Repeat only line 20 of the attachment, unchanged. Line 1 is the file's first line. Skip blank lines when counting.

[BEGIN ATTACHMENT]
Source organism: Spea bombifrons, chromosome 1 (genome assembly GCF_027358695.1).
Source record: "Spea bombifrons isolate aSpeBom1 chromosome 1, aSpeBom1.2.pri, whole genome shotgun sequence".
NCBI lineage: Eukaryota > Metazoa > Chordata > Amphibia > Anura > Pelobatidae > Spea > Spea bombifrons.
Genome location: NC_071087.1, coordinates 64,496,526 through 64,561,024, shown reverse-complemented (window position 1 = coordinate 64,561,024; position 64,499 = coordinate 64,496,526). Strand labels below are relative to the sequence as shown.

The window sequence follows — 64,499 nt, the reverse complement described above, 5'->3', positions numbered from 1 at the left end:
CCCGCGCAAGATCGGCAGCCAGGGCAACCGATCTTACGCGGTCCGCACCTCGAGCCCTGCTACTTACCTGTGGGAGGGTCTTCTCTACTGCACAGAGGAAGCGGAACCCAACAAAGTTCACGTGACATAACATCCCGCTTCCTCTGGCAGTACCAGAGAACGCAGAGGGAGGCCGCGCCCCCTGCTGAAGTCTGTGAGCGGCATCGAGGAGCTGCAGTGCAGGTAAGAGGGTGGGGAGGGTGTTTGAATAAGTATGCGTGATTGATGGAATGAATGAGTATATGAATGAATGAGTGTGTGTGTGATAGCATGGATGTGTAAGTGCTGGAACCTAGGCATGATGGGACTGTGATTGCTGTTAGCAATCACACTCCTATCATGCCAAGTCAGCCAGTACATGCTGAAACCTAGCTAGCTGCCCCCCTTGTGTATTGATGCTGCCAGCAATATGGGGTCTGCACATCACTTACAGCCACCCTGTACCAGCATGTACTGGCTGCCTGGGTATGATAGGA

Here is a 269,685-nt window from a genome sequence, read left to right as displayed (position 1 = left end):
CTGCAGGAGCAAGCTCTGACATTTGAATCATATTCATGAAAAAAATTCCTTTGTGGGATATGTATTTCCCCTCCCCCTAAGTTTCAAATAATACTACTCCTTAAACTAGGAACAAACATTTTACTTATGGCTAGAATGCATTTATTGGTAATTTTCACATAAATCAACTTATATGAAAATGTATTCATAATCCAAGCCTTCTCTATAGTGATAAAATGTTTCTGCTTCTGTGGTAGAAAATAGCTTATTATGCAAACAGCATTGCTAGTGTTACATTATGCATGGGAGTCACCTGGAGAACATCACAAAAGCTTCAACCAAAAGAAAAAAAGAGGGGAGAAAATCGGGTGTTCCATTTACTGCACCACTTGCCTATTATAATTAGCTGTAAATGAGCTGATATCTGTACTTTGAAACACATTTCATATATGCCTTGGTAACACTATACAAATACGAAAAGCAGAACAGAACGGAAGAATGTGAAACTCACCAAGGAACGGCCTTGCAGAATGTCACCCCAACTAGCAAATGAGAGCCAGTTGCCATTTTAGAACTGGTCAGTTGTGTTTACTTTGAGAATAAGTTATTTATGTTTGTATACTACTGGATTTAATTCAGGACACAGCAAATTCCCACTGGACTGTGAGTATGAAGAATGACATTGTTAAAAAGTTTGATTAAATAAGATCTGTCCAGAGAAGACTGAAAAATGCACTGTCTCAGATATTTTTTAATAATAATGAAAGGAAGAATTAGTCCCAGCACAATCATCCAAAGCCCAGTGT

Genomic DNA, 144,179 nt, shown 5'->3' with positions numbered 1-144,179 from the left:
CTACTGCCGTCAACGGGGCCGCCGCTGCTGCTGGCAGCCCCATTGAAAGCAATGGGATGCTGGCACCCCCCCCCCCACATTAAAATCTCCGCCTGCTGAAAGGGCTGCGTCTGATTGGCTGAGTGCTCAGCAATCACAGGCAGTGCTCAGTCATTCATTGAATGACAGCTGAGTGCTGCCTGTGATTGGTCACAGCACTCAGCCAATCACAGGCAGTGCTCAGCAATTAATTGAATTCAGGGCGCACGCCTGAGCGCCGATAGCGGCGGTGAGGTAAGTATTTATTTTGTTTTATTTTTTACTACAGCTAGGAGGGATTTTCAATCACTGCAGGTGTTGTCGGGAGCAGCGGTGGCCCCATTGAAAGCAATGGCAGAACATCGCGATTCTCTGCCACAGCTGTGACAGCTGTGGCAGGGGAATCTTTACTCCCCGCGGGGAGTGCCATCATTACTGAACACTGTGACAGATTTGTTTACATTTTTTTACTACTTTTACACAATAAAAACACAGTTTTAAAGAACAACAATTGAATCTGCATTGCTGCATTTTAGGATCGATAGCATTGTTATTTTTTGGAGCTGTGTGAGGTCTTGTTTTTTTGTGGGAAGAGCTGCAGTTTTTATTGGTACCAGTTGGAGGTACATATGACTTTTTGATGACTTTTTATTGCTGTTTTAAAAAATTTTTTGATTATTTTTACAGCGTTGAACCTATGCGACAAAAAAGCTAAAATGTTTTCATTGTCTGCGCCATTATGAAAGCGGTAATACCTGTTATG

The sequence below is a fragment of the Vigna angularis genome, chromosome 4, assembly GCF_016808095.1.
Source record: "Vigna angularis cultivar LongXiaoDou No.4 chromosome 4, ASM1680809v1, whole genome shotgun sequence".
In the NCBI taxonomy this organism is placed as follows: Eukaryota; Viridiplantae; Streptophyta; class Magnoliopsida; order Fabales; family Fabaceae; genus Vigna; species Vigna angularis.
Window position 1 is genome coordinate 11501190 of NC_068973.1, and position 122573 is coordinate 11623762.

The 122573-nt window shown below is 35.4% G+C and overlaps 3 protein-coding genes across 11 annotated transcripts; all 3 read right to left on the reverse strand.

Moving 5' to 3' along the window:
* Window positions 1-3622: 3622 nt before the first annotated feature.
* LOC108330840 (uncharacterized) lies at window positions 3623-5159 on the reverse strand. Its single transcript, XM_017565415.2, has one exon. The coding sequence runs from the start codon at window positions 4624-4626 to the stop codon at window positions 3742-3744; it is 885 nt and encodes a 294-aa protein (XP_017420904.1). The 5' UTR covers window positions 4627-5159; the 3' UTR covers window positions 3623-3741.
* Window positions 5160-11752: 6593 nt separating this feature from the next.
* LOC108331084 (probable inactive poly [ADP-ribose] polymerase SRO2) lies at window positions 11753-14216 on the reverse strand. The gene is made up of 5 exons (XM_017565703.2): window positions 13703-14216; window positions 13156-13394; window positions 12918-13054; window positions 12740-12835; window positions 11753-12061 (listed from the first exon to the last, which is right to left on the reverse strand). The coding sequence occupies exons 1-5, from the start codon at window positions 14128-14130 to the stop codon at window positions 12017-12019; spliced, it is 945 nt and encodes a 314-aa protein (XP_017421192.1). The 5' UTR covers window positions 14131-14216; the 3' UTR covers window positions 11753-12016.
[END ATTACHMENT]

* LOC108331084 (probable inactive poly [ADP-ribose] polymerase SRO2) lies at window positions 11753-14216 on the reverse strand. The gene is made up of 5 exons (XM_017565703.2): window positions 13703-14216; window positions 13156-13394; window positions 12918-13054; window positions 12740-12835; window positions 11753-12061 (listed from the first exon to the last, which is right to left on the reverse strand). The coding sequence occupies exons 1-5, from the start codon at window positions 14128-14130 to the stop codon at window positions 12017-12019; spliced, it is 945 nt and encodes a 314-aa protein (XP_017421192.1). The 5' UTR covers window positions 14131-14216; the 3' UTR covers window positions 11753-12016.